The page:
It sounds like I made this decision way back when consciously and with the snap of a finger, but that’s not what happened.


    My garage gym started out as an old exercise bike that my Dad used to ride. I would ride it as soon as I got home from school because I didn’t want anyone to know.

    Like I said, I was weird.

    Just like wheat…

    But eventually scracthed through and asked for dumbbells.

    Credit to my parents. I woke up on December 25th and there were boxes of heavy iron things in my garage. Even though they had already contacted the local scrap yard to see how much money they’d be able to resell the iron for.

    Despite doing absolutely nothing with these dumbbells, I bought more equipment. I thought more stuff would solve my problems. How original.

    I bought a “standard barbell,” which Oxford defines as “a shitty version of an Olympic barbell that’s about as sturdy as a string of toothpicks glued together.”

    I bought a cheap bench. Worse than any you’d find in a Third World country. My shoulders didn’t even fit through the uprights. Considering I was a skinny-fat kid with narrow shoulders, I wonder if what I bought was actually a toddler play toy.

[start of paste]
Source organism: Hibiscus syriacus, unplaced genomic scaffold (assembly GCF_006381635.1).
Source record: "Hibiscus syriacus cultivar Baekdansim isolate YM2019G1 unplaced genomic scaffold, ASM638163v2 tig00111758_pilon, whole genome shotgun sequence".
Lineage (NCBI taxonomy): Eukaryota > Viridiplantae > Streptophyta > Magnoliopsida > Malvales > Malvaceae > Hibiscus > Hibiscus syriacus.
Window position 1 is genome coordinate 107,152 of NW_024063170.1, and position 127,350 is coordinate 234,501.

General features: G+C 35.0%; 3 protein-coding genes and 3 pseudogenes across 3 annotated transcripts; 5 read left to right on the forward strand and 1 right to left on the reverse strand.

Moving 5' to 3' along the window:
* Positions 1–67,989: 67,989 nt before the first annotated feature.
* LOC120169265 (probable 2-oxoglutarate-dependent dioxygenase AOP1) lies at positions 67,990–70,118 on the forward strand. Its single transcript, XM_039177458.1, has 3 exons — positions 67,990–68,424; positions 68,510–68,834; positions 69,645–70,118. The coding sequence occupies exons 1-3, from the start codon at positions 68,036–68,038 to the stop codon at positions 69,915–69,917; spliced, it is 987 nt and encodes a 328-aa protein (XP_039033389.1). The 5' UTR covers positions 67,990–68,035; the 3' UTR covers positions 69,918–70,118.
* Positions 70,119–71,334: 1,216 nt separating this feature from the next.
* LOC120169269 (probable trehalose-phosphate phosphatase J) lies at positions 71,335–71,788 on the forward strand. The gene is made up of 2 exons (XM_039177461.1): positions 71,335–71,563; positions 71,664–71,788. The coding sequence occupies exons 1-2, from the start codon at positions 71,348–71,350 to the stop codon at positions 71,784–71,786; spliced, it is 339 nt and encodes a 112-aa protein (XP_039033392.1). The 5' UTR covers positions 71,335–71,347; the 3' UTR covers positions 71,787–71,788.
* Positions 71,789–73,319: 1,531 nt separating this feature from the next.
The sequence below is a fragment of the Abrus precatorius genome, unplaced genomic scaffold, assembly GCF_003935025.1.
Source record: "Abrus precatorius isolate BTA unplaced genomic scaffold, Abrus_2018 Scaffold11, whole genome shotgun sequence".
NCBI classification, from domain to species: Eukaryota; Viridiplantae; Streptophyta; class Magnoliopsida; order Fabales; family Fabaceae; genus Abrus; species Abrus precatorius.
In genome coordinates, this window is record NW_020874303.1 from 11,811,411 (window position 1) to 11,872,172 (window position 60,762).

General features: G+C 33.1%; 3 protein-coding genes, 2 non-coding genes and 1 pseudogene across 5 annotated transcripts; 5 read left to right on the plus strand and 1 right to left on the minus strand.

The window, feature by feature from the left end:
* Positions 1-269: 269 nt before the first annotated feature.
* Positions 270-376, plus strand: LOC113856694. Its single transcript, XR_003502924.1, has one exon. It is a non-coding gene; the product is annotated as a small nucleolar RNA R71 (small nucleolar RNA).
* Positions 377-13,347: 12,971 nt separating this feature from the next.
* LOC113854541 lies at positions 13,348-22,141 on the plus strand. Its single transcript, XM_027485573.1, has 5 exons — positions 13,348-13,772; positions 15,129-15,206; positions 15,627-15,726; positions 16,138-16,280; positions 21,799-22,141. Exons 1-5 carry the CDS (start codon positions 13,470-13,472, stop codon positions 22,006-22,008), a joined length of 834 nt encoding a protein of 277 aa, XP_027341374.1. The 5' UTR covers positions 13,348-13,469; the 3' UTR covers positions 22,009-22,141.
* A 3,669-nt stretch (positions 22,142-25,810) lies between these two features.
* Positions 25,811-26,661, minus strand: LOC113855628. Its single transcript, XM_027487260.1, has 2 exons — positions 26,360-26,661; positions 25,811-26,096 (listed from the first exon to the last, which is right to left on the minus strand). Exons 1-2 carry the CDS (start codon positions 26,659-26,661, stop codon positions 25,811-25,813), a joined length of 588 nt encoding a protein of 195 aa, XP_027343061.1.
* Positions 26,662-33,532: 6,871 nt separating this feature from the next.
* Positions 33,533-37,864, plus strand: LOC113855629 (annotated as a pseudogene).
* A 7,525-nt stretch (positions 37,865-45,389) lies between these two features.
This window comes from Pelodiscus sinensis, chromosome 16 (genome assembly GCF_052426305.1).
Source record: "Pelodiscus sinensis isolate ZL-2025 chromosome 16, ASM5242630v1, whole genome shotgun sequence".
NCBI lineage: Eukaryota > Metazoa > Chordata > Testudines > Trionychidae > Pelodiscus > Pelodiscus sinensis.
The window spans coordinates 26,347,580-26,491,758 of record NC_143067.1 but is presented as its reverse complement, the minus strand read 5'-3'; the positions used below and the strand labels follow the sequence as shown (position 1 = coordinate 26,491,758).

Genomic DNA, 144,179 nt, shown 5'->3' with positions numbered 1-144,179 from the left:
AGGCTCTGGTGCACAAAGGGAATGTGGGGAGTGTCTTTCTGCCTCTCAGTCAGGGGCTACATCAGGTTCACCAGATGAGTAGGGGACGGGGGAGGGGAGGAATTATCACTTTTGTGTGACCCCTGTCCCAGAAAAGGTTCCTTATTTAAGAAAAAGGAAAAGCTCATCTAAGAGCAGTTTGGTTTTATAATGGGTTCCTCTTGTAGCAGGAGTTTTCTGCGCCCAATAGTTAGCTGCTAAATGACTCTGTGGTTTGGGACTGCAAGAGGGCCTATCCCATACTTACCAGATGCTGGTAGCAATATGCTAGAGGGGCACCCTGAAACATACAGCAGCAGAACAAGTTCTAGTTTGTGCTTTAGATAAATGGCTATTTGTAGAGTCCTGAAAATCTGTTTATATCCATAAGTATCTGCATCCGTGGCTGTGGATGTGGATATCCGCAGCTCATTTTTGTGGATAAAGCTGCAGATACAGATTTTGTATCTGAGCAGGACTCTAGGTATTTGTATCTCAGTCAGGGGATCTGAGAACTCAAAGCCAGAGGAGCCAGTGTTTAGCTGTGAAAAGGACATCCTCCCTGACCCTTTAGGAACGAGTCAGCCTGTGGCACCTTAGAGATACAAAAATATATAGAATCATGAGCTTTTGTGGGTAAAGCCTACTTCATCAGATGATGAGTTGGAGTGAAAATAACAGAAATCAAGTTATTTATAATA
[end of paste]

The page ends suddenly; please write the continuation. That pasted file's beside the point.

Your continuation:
So bought standard one.

    I pestered the shit out of him with questions that (now) make me want to find him on Facebook and apologize to him.


    Sorry, Adam.

    Adam hung with me for longer than he should have. But he eventually saw me for what I was: a frayed telephone wire, spewing my juice all over the place, whipping around in the wind.

    I needed to be grounded. He outsourced the job.

    And after pestering my mentor at the time, simply said:

    “Go buy, read, and then do Starting Strength,” he said.

    And I did.

    I bought Starting Strength. I read Starting Strength in one night. And then I did Starting Strength.

    And it changed everything.